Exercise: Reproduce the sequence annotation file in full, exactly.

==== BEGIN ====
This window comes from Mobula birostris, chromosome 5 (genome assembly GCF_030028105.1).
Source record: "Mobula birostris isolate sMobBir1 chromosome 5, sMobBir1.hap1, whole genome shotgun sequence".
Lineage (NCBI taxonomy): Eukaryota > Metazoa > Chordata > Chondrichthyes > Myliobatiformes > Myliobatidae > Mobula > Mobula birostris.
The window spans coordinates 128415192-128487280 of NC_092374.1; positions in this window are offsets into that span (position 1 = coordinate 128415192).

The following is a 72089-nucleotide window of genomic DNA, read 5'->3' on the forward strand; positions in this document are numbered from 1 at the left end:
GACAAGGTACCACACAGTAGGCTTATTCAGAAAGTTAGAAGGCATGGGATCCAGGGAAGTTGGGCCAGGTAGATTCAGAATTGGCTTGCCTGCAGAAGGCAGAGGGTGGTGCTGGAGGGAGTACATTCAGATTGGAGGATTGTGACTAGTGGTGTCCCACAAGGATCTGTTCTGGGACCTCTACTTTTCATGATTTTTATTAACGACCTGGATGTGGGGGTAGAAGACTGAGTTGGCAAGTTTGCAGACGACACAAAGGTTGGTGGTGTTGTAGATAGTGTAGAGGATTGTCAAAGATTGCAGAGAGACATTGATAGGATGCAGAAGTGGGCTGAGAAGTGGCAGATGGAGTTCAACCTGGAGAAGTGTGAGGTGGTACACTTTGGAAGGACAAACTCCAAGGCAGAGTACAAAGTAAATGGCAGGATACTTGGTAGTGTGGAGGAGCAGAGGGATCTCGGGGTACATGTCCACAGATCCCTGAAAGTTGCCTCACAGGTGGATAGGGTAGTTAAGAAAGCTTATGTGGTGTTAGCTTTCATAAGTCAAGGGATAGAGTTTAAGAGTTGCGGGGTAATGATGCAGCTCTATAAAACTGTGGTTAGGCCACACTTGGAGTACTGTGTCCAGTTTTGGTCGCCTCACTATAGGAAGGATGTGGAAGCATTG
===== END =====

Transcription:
This window comes from Mobula birostris, chromosome 5 (genome assembly GCF_030028105.1).
Source record: "Mobula birostris isolate sMobBir1 chromosome 5, sMobBir1.hap1, whole genome shotgun sequence".
Lineage (NCBI taxonomy): Eukaryota > Metazoa > Chordata > Chondrichthyes > Myliobatiformes > Myliobatidae > Mobula > Mobula birostris.
The window spans coordinates 128415192-128487280 of NC_092374.1; positions in this window are offsets into that span (position 1 = coordinate 128415192).

The following is a 72089-nucleotide window of genomic DNA, read 5'->3' on the forward strand; positions in this document are numbered from 1 at the left end:
GACAAGGTACCACACAGTAGGCTTATTCAGAAAGTTAGAAGGCATGGGATCCAGGGAAGTTGGGCCAGGTAGATTCAGAATTGGCTTGCCTGCAGAAGGCAGAGGGTGGTGCTGGAGGGAGTACATTCAGATTGGAGGATTGTGACTAGTGGTGTCCCACAAGGATCTGTTCTGGGACCTCTACTTTTCATGATTTTTATTAACGACCTGGATGTGGGGGTAGAAGACTGAGTTGGCAAGTTTGCAGACGACACAAAGGTTGGTGGTGTTGTAGATAGTGTAGAGGATTGTCAAAGATTGCAGAGAGACATTGATAGGATGCAGAAGTGGGCTGAGAAGTGGCAGATGGAGTTCAACCTGGAGAAGTGTGAGGTGGTACACTTTGGAAGGACAAACTCCAAGGCAGAGTACAAAGTAAATGGCAGGATACTTGGTAGTGTGGAGGAGCAGAGGGATCTCGGGGTACATGTCCACAGATCCCTGAAAGTTGCCTCACAGGTGGATAGGGTAGTTAAGAAAGCTTATGTGGTGTTAGCTTTCATAAGTCAAGGGATAGAGTTTAAGAGTTGCGGGGTAATGATGCAGCTCTATAAAACTGTGGTTAGGCCACACTTGGAGTACTGTGTCCAGTTTTGGTCGCCTCACTATAGGAAGGATGTGGAAGCATTG